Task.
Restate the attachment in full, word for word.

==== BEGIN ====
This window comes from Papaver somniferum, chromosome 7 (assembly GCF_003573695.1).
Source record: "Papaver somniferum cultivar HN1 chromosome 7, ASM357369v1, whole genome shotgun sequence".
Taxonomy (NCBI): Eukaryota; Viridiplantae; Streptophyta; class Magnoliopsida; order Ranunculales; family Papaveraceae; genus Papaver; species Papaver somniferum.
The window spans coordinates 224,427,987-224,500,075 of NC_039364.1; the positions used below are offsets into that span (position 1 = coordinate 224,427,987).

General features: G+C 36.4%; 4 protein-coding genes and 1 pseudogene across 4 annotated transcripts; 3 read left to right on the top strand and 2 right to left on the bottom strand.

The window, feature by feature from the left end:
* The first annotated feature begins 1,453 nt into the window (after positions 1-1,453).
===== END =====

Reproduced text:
This window comes from Papaver somniferum, chromosome 7 (assembly GCF_003573695.1).
Source record: "Papaver somniferum cultivar HN1 chromosome 7, ASM357369v1, whole genome shotgun sequence".
Taxonomy (NCBI): Eukaryota; Viridiplantae; Streptophyta; class Magnoliopsida; order Ranunculales; family Papaveraceae; genus Papaver; species Papaver somniferum.
The window spans coordinates 224,427,987-224,500,075 of NC_039364.1; the positions used below are offsets into that span (position 1 = coordinate 224,427,987).

General features: G+C 36.4%; 4 protein-coding genes and 1 pseudogene across 4 annotated transcripts; 3 read left to right on the top strand and 2 right to left on the bottom strand.

The window, feature by feature from the left end:
* The first annotated feature begins 1,453 nt into the window (after positions 1-1,453).